But wait, maybe it affects the number of bullets they use.  Maybe the drug dealer upon finding himself in a situation where he would otherwise be willing to take the life of another human being for whatever reason, will now stop and reconsider because of the extra dollar that this will cost him…..No you don’t think that’s very likely?  Well maybe a person who has finally decided to off their spouse will change their mind because of that dollar?  The guy robbing liquor stores will have to spend an extra $10 to fill up his clip maybe this will make him get a real job instead.  And certainly the people who shoot up schools and workplaces and then commit suicide will be deterred when they find that they will have to spend an extra $50 on bullets.  Stop me when I’ve made my point…. Just try to imagine a single crime that will be prevented by a $1 tax on bullets.  If you can think of one please post it in the comments so that I will have a comment and everyone can see the mental gymnastics that your side is willing to go through to justify this nonsense.

So what would a $1 bullet tax likely accomplish?  Two things that I can see.  First of all, people who have guns are still going to have guns.  What they probably would do is not train as much (possibly not at all).  Currently range ammo for a 9mm runs about 20-25 cents, so if you go to the range and shoot a hundred rounds it costs you $25.  A little more than going to a movie but it doesn’t break the bank.  Now add a $1 tax per bullet and it costs you $125.  Think that will have an effect on the amount of practice people have?  So that’s a great idea, let’s reduce the training of all the gun owners in the country, that will make us a lot safer.

Second, people who actually think guns are necessary for the defense of liberty tend to stockpile a lot of ammo.  Obvioulsy, the ammo is an important component to the collective defense of liberty.  Add a $1 tax per bullet and this will drastically decrease people’s willingness to stockpile ammo.  But why would you want that?  These bullets sitting in the safe’s of NRA members are not increasing crime, they are just sitting there providing a safeguard against tyranny.  So which do you think it is 1, 2, or 3?  For most people I think it’s 1 actually, those people have to wake up.  But the politicians who propose this stuff must have thought about it enough to realize that there’s no way this will reduce crime.  If not, they are stupid.  I mean really, really stupid.  Ether one should bother you.

The Power of the Printing Press

I said recently that the Fed has the ability to buy whatever they want.  I just want to explain that for people who may not have noticed this fact.  Regardless of what you think about the economic implications of monetary policy, this much is basically indisputable.  When you give some entity the power to print money you hand over control of essentially all of the real assets in the economy to that entity.  The reason for this is simple.  That entity can buy whatever they want.  There is no budget constraint for a printer of money.  If they want your house they can print money and buy it from you, just name your price.  They don’t have to create anything of equal value to trade.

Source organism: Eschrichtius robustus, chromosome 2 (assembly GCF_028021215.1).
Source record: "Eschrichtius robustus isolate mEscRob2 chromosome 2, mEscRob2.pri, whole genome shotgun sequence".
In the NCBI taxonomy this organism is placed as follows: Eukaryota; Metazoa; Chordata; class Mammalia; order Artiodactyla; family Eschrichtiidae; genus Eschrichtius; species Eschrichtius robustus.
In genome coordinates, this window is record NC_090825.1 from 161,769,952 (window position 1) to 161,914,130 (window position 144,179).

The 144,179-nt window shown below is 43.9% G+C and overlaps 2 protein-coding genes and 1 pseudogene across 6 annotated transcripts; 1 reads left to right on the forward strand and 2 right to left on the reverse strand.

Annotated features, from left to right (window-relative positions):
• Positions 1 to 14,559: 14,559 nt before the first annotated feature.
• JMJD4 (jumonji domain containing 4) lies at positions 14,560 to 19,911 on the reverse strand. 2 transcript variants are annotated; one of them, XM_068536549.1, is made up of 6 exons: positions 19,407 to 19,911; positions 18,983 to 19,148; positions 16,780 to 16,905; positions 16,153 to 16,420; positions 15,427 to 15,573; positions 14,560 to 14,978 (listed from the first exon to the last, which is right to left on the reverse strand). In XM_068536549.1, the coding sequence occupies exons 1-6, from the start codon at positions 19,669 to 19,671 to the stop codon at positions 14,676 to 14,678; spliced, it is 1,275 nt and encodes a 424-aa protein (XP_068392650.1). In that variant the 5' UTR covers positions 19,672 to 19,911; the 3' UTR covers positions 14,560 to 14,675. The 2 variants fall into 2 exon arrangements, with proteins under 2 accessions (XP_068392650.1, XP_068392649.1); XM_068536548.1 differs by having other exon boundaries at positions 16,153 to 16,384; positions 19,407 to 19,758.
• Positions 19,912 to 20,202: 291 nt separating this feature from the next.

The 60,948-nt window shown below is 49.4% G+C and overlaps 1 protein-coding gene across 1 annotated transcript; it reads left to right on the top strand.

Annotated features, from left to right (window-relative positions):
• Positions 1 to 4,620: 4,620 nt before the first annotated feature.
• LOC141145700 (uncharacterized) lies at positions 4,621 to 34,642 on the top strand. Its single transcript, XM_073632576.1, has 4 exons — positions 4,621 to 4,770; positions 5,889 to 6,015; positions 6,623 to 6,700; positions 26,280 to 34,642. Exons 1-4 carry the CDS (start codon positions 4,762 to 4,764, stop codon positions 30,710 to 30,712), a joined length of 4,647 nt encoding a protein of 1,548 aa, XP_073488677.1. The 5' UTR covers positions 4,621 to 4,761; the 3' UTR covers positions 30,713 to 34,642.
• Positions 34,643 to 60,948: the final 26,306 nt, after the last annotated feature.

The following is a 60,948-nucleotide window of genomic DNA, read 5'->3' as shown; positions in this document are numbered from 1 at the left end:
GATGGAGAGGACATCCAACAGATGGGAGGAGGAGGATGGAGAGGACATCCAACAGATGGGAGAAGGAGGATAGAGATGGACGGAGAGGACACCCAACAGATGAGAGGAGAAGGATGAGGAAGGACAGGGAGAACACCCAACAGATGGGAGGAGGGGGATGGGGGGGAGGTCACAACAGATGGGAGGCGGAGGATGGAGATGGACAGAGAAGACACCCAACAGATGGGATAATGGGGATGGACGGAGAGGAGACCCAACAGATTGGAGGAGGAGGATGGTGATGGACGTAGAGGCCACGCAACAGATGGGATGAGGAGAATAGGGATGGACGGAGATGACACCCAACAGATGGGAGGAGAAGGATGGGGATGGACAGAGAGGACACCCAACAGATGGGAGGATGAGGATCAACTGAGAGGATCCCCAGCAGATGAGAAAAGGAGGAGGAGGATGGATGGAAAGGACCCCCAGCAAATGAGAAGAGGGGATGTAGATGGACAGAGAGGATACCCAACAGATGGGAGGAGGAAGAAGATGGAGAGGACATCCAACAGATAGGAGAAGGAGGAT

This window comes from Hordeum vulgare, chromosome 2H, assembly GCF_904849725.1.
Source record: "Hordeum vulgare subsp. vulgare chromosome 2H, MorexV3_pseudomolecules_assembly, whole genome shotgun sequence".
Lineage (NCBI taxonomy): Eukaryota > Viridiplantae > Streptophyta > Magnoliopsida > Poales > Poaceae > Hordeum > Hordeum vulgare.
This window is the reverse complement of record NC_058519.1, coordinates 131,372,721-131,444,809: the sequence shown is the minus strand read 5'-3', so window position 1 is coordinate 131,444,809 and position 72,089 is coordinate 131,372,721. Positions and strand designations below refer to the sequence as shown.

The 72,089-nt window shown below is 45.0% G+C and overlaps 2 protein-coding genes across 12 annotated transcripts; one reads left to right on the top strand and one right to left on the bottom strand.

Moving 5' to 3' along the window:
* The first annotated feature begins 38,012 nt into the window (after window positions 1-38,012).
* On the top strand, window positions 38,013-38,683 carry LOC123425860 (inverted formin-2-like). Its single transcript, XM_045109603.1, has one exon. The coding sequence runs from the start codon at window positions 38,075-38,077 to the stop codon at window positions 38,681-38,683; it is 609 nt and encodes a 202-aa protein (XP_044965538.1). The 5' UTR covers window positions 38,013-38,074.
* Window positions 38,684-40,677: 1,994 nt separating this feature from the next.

Given this fact, the position of most “practical” people seems to be that for some reason we can trust them to only use this power in ways that benefit all of us, and that such a way exists.  My point is that even if such a way exists (and I don’t think it does), it’s irresponsible to just give this power to a private institution (or a public one for that matter) and hope that they don’t use it to screw us over.  That argument I think is pretty simple and it’s astonishing how reluctant people who believe, seemingly for no particular reason, that bankers acting in a free market with no special powers are evil and will surely fleece the public are to admit that giving a handful of the most powerful of these evil bankers special monopoly power to print money and buy whatever they want and to regulate all of their competition is a bad idea.

But it’s even worse than that.  The system works in a way that leaves us begging for them to print money and buy our stuff.  To keep inflation going at expected (promised) levels the money supply must continue to grow.  The normal way you grow the money supply is to expand credit by lending to banks who then lend to the public.  Unfortunately there is a limit to how much the public is willing to borrow (this is a topic of debate despite the obvious  evidence).  When this happens the government can borrow.  But what if the public gets fed up with constantly increasing government deficits?  You have to get the money out there somehow.  Well you can always just start buying things.  But don’t call it that, it might give people the wrong (read: “right”) idea.  Give it a name that most people won’t really understand like “quantitative easing….”

 

The New Public-Private Partnership

When you read this story, recall this post.  Also, if you haven’t seen John Stossel’s program on freeloaders, it is excellent.  Notice the lady saying that the free market doesn’t know anything unless we all collect our interests and tell them what is of value to us collectively.  This is complete nonsense that could only be spewed by someone who has never considered how markets actually function.  It’s also the real divide between freedom lovers and statists.